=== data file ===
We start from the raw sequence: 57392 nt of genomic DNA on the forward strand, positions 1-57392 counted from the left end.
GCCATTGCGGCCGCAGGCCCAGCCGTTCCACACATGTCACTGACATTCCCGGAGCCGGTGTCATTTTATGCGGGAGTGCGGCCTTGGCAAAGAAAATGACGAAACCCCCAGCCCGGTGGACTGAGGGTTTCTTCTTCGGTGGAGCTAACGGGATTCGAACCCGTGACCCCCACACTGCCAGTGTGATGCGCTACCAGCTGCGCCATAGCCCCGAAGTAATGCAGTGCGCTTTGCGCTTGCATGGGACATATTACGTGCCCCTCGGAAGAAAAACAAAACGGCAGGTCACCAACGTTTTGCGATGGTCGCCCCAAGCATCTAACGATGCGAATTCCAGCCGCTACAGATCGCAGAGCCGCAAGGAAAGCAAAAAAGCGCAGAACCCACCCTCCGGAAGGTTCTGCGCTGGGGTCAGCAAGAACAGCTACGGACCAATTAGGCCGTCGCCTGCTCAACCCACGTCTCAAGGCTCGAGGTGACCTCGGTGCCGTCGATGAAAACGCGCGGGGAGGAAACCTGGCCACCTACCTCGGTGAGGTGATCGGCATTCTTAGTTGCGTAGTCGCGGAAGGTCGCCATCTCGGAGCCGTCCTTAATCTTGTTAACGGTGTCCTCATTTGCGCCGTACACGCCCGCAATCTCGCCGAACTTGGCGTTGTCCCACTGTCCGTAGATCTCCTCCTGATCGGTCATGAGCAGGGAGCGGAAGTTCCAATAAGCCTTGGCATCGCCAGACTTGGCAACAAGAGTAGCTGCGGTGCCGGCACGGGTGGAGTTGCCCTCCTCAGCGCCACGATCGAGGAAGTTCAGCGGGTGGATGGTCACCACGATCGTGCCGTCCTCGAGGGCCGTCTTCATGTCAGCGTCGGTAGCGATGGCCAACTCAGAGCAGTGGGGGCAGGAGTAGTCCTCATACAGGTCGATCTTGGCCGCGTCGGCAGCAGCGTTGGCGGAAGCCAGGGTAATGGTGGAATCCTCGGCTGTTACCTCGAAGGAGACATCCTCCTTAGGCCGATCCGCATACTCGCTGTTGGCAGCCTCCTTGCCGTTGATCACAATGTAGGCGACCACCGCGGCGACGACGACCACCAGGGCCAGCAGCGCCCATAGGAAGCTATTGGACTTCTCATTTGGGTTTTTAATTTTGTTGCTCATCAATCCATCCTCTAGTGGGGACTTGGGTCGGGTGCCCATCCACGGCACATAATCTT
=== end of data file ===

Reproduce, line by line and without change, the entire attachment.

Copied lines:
We start from the raw sequence: 57392 nt of genomic DNA on the forward strand, positions 1-57392 counted from the left end.
GCCATTGCGGCCGCAGGCCCAGCCGTTCCACACATGTCACTGACATTCCCGGAGCCGGTGTCATTTTATGCGGGAGTGCGGCCTTGGCAAAGAAAATGACGAAACCCCCAGCCCGGTGGACTGAGGGTTTCTTCTTCGGTGGAGCTAACGGGATTCGAACCCGTGACCCCCACACTGCCAGTGTGATGCGCTACCAGCTGCGCCATAGCCCCGAAGTAATGCAGTGCGCTTTGCGCTTGCATGGGACATATTACGTGCCCCTCGGAAGAAAAACAAAACGGCAGGTCACCAACGTTTTGCGATGGTCGCCCCAAGCATCTAACGATGCGAATTCCAGCCGCTACAGATCGCAGAGCCGCAAGGAAAGCAAAAAAGCGCAGAACCCACCCTCCGGAAGGTTCTGCGCTGGGGTCAGCAAGAACAGCTACGGACCAATTAGGCCGTCGCCTGCTCAACCCACGTCTCAAGGCTCGAGGTGACCTCGGTGCCGTCGATGAAAACGCGCGGGGAGGAAACCTGGCCACCTACCTCGGTGAGGTGATCGGCATTCTTAGTTGCGTAGTCGCGGAAGGTCGCCATCTCGGAGCCGTCCTTAATCTTGTTAACGGTGTCCTCATTTGCGCCGTACACGCCCGCAATCTCGCCGAACTTGGCGTTGTCCCACTGTCCGTAGATCTCCTCCTGATCGGTCATGAGCAGGGAGCGGAAGTTCCAATAAGCCTTGGCATCGCCAGACTTGGCAACAAGAGTAGCTGCGGTGCCGGCACGGGTGGAGTTGCCCTCCTCAGCGCCACGATCGAGGAAGTTCAGCGGGTGGATGGTCACCACGATCGTGCCGTCCTCGAGGGCCGTCTTCATGTCAGCGTCGGTAGCGATGGCCAACTCAGAGCAGTGGGGGCAGGAGTAGTCCTCATACAGGTCGATCTTGGCCGCGTCGGCAGCAGCGTTGGCGGAAGCCAGGGTAATGGTGGAATCCTCGGCTGTTACCTCGAAGGAGACATCCTCCTTAGGCCGATCCGCATACTCGCTGTTGGCAGCCTCCTTGCCGTTGATCACAATGTAGGCGACCACCGCGGCGACGACGACCACCAGGGCCAGCAGCGCCCATAGGAAGCTATTGGACTTCTCATTTGGGTTTTTAATTTTGTTGCTCATCAATCCATCCTCTAGTGGGGACTTGGGTCGGGTGCCCATCCACGGCACATAATCTT